The problem Mohamed Salah has is that, after two seasons of otherworldly brilliance, more basic brilliance doesn't get quite so much attention. His two goals against Watford -- both exceptional and inventive in their own ways -- brought his total up to nine in 14 games, and if he continues on that pace he'll finish the season on 25 or thereabouts. That would have been comfortably enough to be the division's top-scorer last season, and indeed in 13 other Premier League seasons too.
Liverpool again eked out a result at the weekend without playing brilliantly. In fact, if it was against a team who had put their boots on the correct feet, something Watford seemed to have neglected if their finishing was anything to go by, they would almost certainly have lost. But again, you would hesitate to call it luck, given how many times they have won in just this manner. There isn't much lucky about having 49 points from 17 games and a 10 point lead before Christmas.
Their real strength perhaps lies in the fact that Salah hasn't been getting quite as much praise this season. There's so much to eulogise about in this Liverpool team, so many players to declare their best or their key threat, that any one of them can win them games. This weekend, it was Salah. Next time, it will be someone else. They're football's answer to Whack-A-Mole: If you neutralise one, another pops up and you continue until one of you gives in. And it probably isn't going to be Liverpool.
The numbers look bad, but there's hope for Watford
The statistic that was circulating all weekend is that no team has ever survived in the Premier League with as few as nine points from 17 games. In theory that emphasises Watford's doom, but after watching how they played at Anfield, you couldn't help but develop a little more faith in their prospects.
The pessimist might say that their abject finishing -- with Ismaila Sarr and Gerard Deulofeu particularly at fault this time -- will cost them, as it has so far: they've scored a pathetic nine goals so far this season. But a more optimistic view is that they keep creating chances at that rate, they will start picking up points soon enough.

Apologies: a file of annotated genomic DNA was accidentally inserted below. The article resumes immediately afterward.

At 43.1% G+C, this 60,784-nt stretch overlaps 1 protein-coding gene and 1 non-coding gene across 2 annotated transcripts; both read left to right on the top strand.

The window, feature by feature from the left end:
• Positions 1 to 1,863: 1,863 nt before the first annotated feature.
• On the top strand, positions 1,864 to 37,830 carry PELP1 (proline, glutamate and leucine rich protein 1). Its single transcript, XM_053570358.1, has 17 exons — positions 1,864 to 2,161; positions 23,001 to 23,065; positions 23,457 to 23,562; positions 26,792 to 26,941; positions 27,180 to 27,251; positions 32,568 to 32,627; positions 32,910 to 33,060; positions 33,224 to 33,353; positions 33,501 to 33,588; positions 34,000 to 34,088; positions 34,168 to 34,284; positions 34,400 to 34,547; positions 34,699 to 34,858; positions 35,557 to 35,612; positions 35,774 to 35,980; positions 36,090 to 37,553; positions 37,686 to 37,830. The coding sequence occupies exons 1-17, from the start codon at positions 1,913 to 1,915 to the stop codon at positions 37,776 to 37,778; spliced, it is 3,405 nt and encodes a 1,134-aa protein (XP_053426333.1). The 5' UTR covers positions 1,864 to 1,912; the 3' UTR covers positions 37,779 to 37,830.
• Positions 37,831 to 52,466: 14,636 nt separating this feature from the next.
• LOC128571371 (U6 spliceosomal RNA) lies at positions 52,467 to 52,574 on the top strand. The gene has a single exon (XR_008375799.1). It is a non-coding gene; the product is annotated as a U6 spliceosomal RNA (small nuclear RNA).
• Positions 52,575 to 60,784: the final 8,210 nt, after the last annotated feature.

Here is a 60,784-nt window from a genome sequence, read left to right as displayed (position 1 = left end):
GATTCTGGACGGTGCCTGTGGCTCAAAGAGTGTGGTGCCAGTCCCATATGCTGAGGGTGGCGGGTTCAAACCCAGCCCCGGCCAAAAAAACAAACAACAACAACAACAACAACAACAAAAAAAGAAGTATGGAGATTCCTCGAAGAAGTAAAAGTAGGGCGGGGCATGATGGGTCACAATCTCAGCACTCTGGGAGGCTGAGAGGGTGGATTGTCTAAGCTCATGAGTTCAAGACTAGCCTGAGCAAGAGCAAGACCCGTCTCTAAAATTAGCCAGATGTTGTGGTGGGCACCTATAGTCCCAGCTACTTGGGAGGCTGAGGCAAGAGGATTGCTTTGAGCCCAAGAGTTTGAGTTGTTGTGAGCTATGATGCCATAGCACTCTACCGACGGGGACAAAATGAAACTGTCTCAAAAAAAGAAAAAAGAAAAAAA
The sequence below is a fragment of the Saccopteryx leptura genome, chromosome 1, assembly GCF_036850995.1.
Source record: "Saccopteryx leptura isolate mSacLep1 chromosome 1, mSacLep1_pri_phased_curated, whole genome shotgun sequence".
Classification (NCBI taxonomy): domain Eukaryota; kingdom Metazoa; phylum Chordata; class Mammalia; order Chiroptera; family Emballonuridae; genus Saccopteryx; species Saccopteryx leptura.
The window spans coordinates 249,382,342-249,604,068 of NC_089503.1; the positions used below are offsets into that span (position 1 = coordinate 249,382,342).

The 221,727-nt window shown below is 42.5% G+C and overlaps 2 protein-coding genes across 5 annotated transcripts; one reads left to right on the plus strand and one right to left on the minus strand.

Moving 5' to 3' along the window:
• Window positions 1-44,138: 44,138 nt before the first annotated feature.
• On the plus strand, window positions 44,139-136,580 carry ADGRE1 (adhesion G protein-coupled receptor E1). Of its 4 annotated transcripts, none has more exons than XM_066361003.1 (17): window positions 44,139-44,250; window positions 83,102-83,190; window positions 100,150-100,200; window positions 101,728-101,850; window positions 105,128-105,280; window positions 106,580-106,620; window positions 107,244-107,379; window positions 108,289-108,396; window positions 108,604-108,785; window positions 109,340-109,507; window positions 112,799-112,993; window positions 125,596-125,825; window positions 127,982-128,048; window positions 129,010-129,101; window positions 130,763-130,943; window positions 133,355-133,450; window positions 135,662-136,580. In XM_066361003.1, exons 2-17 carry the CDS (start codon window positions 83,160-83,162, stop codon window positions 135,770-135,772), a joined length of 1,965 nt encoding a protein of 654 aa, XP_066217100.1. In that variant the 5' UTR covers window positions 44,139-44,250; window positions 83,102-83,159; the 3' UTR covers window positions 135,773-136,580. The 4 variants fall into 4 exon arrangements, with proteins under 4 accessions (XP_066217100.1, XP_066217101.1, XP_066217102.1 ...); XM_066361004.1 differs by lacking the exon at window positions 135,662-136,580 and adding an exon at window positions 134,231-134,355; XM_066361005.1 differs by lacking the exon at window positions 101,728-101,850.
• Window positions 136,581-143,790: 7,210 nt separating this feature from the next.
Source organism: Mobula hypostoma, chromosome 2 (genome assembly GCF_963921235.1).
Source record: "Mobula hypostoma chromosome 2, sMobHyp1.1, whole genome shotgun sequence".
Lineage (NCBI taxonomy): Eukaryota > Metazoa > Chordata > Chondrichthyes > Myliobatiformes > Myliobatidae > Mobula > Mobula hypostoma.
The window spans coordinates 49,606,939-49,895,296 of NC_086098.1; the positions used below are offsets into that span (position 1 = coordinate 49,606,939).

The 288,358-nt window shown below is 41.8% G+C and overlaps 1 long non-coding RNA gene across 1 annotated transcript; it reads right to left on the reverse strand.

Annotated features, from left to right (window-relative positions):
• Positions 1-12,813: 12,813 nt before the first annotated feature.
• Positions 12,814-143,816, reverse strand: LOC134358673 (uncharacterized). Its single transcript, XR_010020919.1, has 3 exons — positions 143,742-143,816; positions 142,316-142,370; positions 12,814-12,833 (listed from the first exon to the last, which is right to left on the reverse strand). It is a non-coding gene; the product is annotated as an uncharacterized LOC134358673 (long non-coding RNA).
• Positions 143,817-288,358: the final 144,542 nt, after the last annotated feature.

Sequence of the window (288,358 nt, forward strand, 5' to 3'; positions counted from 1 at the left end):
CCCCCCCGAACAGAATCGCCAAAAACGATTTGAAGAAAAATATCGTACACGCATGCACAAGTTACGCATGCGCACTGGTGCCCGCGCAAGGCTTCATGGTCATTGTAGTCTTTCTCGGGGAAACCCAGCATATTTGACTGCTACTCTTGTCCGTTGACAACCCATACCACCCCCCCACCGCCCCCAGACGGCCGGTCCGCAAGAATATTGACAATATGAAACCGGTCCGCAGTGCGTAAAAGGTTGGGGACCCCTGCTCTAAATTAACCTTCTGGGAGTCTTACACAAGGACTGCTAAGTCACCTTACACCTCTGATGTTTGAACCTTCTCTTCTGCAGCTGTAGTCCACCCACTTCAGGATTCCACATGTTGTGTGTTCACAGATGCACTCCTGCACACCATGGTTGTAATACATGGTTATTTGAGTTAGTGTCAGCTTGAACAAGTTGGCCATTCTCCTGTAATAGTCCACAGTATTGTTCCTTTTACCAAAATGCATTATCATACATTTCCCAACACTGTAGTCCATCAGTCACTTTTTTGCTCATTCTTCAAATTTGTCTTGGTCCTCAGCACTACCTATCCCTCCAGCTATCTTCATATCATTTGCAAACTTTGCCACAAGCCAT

Greenwood evokes comparisons with the greats
Ole Gunnar Solskjaer hasn't been shy of comparing Mason Greenwood, only 18 for a couple of months, to some of Manchester United's most recent greats. In recent days it was Wayne Rooney, but it's a comparison that cropped up a few weeks ago that feels more apposite.
Greenwood's equaliser against Everton, a low, reverse shot that required a bit of luck to go through some defensive legs, was nonetheless unerring, a finish that was very reminiscent of Robin van Persie, a comparison Solskjaer agreed with when put to him in November.
The interesting thing now is whether Greenwood's form, finishing ability and increasing confidence will persuade United that they don't actually need a striker in the January transfer window. You would imagine that will place a lot of pressure on an extremely young player, but both manager and club seem extremely invested in the idea of giving youth a chance. Expect to see plenty more of Greenwood.
Ferguson hung Kean out to dry -- and for what?
Perhaps Duncan Ferguson felt he was making the ultimate pragmatist's move by substituting the substitute, Moise Kean, in the closing stages of Everton's trip to Old Trafford. Perhaps this was a kick up the rear for a player who has already been punished this season for lax timekeeping. Perhaps this is an exercise in tough love.
But Ferguson should also remember that in all likelihood he won't be Everton manager for too much longer. The word is that the club want someone more established, and so Ferguson will have to either leave or return to his job a little lower down the chain. There might be no chance for him to work with Kean, to teach him that being humiliated in front of 75,000 in person and millions more on TV was actually the right thing for his development, to ensure that this didn't just look like a petty power move.
Even Kean's biggest cheerleaders can't argue that he has been a success so far at Everton, but that doesn't mean he deserves to be hung out to dry like this.
Luckiest moment of the weekend
Everton might consider themselves a little fortunate to get away with their point against Manchester United on the general balance of play. But they enjoyed even more fortune for their goal, and not even just because it bounced in off a hapless Victor Lindelof.
Dominic Calvert-Lewin's challenge on David De Gea -- forearm in throat, barged with no little force -- was reminiscent of the sort of stuff Nat Lofthouse used to get away with in the 1950s. The rules have changed just a little since then, as ably demonstrated just a day earlier when a very similar, if not near-identical foul by Wesley on Mat Ryan saw a goal disallowed for Aston Villa. It might be unrealistic to expect absolute consistency over subjective decisions, but everyone at United can feel aggrieved.